Radio-Frequency Technologies and Microelectromechanical Systems: History
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Electronic performance and tracking systems (EPTS) and microelectromechanical systems (MEMS) allow the measurement of training load (TL) and collective behavior in team sports so that match performance can be optimized. Despite the frequent use of radio-frequency (RF) technology (i.e.,global positioning navigation systems (GNSS) global positioning systems (GPS)) and, local position systems (LPS)) and MEMS in sports research, there is no protocol that must be followed, nor are there any set guidelines for evaluating the quality of the data collection process in studies. Thus, this study aims to suggest a survey based on previously used protocols to evaluate the quality of data recorded by RF technology and MEMS in team sports.

  • Electronic Performance and Tracking Systems
  • Global Positioning System
  • Local Positioning System
  • athlete tracking
  • Sensor
  • MEMS
  • Positioning
  • Time-motion analysis

Team sports coaches and scientists use technology with the expectation that it will translate into a competitive advantage [1]. Electronic performance and tracking systems (EPTS) and microelectromechanical systems (MEMS) allow training load (TL) and tactical behavior to be measured at the individual and team level during training and competition [2,3,4,5,6,7,8]. This information is then used to prescribe training sessions, adjust and individualize training programs, and prepare the competition to optimize the performance of the players and the team [9].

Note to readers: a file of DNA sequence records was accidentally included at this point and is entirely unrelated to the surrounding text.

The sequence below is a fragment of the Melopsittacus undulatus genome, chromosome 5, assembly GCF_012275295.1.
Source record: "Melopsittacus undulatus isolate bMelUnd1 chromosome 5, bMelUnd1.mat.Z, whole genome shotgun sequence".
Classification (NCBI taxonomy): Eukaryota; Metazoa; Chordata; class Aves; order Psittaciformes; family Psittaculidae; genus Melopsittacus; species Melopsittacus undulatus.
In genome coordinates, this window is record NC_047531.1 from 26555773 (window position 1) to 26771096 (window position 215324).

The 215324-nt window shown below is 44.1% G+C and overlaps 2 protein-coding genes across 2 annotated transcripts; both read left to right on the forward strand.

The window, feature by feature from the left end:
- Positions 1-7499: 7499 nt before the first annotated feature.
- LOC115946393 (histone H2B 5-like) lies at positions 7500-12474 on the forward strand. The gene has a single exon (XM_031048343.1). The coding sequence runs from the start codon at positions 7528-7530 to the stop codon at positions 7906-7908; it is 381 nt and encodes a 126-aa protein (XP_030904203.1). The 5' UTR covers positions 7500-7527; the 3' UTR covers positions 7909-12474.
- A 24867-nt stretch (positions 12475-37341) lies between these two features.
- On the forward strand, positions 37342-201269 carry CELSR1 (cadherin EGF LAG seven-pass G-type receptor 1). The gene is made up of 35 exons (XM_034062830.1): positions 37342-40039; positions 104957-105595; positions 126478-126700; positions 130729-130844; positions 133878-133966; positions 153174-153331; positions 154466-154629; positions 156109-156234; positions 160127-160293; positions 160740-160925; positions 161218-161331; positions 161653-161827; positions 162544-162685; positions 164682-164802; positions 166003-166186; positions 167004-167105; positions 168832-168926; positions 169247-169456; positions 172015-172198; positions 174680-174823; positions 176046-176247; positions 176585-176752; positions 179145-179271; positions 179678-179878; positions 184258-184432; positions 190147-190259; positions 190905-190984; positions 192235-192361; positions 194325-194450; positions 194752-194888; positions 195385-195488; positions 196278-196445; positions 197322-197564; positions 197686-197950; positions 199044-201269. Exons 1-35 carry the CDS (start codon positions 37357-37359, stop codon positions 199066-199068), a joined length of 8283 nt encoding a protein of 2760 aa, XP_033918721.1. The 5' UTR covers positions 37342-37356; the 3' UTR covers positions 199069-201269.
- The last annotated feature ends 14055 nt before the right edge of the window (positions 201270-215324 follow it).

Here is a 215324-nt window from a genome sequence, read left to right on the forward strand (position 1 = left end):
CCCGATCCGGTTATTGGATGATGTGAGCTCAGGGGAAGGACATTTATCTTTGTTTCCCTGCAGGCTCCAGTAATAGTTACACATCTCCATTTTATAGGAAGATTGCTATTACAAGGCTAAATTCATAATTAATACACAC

The main objective of EPTS is to track player (and ball) positioning on the field during training and competition. However, different forms of EPTS have different principles for their use. Global position navigation systems (GNSS)/global positioning systems (GPS) and local positioning systems (LPS) are based on radio-frequency (RF) technology [9,10]. When optic-based methods (VIDs) are used, the objects are tracked by image segmentation using different techniques of image recognition [10]. RF technologies can also be used in combination with microelectromechanical system (MEMS) devices, such as accelerometers, gyroscopes, and heart rate monitors, to measure load or physiological parameters. A chip (i.e., a reception antenna with wireless technology: Bluetooth or Adaptative Network Topology (ANT+)) is incorporated into the device; a chest strap then detects the heart’s electrical signal and sends it to the device. Habitually, EPTS have been used to analyze four kinds of variables in team sports: the physiological analysis (i.e., internal training load (iTL)), time–motion analysis (external workload), neuromuscular analysis, and tactical analysis [6,11,12]. The iTL variables are those that are related to the biological stressors experienced by the player during practice [13]. As we have mentioned, the systems have the possibility of using additional devices to measure these physiological parameters (e.g., HR or oxygen saturation). External workload measures mechanical and locomotor stress during activity and is classified into two groups: kinematic load and neuromuscular load. First, those parameters related to kinematic analysis such as movement patterns, total distances covered or relative distances are obtained through location systems, both LPS and GNSS. Second, neuromuscular analysis is enabled by microelectromechanical sensors (MEMS), and includes variables such as accelerations, turns, changes of direction, jumps, player load (the sum of the three-axis acceleration), or impacts [14,15]. Finally, there are the tactical variables that differ from the rest in that, far from quantifying the load, which aim to analyze the positioning and distribution of the players on the field. Even though VIDs have been the most commonly used tool, GNSS/GPS are now widely used, with LPS being the most promising technology [10,11,16].